Emperors & Kings British Male

Died on: July 6, 1553

place of death: London, England

City: London, England

Founder/Co-Founder: Sherborne School, Christ's Hospital, Shrewsbury School, King Edward's School, Birmingham, King Edward's School, Witley, Bedford School, King Edward VI School, Stratford-upon-Avon, Queen Elizabeth's Community College

Childhood & Early Life

Edward VI was born on October 12, 1537, in Hampton Court Palace, Middlesex, to King Henry VIII and his third wife Jane Seymour. At the time of his birth, he became the undisputed heir to the throne, surpassing his two stepsisters, Mary and Elizabeth I.

Edward was christened on October 15 and was proclaimed with the title Duke of Cornwall and Earl of Chester. Sadly, his mother passed away a week after his christening due to postnatal complications.

Following Jane Seymour’s death, Edward was put under the care of several mistresses. He received his education under the tutelage of Richard Cox and John Cheke. Other than academic studies, young Edward developed musical skills as well.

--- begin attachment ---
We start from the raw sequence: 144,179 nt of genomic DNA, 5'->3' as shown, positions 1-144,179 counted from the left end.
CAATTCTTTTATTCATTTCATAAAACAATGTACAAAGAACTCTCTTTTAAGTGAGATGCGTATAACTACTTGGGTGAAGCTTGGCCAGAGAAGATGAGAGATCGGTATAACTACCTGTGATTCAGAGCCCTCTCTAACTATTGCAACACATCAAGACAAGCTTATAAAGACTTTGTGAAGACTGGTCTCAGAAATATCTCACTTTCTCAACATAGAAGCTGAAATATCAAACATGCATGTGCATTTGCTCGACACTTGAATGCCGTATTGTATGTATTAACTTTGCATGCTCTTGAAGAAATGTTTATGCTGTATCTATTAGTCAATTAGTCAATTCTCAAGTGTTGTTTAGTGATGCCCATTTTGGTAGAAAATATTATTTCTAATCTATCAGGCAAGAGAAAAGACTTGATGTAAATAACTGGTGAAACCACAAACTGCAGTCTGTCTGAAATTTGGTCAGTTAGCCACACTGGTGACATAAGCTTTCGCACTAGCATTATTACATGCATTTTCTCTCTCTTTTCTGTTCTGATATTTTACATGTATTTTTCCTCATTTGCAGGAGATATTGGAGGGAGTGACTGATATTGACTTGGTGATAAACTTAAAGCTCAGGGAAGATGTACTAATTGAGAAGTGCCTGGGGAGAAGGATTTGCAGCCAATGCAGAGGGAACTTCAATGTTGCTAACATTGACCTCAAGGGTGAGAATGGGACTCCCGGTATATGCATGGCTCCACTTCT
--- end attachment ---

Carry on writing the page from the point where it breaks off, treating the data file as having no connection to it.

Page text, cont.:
From an early age, Edward was fascinated with military arts. He was often spotted sporting a gold dagger with a jeweled hilt, just like the one worn by his father King Henry VIII.

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Accession & Reign

Upon his father’s death on January 28, 1547, the nine-year-old Edward became the heir apparent to the throne. He was anointed and crowned as the king of England on February 20, 1547, at Westminster Abbey.

In accordance with Henry VIII’s will, King Edward had a Council of Regency to fall back on. The Council comprised 16 executors and 12 assistants to the executors, who would rule on his behalf.